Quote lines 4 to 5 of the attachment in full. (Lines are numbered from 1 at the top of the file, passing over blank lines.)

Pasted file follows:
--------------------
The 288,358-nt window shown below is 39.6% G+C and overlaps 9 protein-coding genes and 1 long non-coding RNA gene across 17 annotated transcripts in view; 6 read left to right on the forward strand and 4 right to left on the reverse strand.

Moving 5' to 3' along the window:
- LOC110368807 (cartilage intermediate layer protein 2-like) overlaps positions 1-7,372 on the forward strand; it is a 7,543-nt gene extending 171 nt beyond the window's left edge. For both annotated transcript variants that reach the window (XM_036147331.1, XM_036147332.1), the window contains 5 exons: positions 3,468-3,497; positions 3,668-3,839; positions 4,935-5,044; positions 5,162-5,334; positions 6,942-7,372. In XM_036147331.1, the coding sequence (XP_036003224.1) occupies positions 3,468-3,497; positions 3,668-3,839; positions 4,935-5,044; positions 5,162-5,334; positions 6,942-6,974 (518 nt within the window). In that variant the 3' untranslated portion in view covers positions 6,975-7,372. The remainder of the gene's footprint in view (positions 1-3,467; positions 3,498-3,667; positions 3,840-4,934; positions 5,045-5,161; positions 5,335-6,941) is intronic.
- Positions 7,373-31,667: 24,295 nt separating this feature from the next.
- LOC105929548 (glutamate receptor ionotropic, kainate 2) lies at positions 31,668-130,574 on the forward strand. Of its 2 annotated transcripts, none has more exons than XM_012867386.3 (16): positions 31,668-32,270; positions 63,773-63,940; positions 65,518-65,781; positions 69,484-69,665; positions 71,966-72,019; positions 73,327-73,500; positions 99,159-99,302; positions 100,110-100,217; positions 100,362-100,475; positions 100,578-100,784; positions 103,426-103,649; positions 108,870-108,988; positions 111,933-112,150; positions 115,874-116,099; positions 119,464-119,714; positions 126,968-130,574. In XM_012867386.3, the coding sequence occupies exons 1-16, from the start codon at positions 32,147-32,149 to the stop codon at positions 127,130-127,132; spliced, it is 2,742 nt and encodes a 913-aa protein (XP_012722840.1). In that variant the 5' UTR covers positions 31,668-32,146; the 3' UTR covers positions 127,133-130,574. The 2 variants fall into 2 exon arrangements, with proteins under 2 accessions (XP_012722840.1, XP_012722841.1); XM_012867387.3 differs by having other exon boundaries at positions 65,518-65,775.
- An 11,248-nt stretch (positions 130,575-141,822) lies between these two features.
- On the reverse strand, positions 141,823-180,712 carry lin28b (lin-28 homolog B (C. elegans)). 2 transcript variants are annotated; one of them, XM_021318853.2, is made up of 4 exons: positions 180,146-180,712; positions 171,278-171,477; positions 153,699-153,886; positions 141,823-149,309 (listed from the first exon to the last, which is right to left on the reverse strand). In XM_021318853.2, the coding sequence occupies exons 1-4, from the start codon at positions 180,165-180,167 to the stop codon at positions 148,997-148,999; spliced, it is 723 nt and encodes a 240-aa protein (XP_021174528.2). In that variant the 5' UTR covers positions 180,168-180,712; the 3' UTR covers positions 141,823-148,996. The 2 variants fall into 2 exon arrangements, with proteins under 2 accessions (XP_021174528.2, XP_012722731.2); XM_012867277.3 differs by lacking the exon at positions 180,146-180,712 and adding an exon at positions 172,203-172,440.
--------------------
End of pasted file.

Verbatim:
- Positions 7,373-31,667: 24,295 nt separating this feature from the next.
- LOC105929548 (glutamate receptor ionotropic, kainate 2) lies at positions 31,668-130,574 on the forward strand. Of its 2 annotated transcripts, none has more exons than XM_012867386.3 (16): positions 31,668-32,270; positions 63,773-63,940; positions 65,518-65,781; positions 69,484-69,665; positions 71,966-72,019; positions 73,327-73,500; positions 99,159-99,302; positions 100,110-100,217; positions 100,362-100,475; positions 100,578-100,784; positions 103,426-103,649; positions 108,870-108,988; positions 111,933-112,150; positions 115,874-116,099; positions 119,464-119,714; positions 126,968-130,574. In XM_012867386.3, the coding sequence occupies exons 1-16, from the start codon at positions 32,147-32,149 to the stop codon at positions 127,130-127,132; spliced, it is 2,742 nt and encodes a 913-aa protein (XP_012722840.1). In that variant the 5' UTR covers positions 31,668-32,146; the 3' UTR covers positions 127,133-130,574. The 2 variants fall into 2 exon arrangements, with proteins under 2 accessions (XP_012722840.1, XP_012722841.1); XM_012867387.3 differs by having other exon boundaries at positions 65,518-65,775.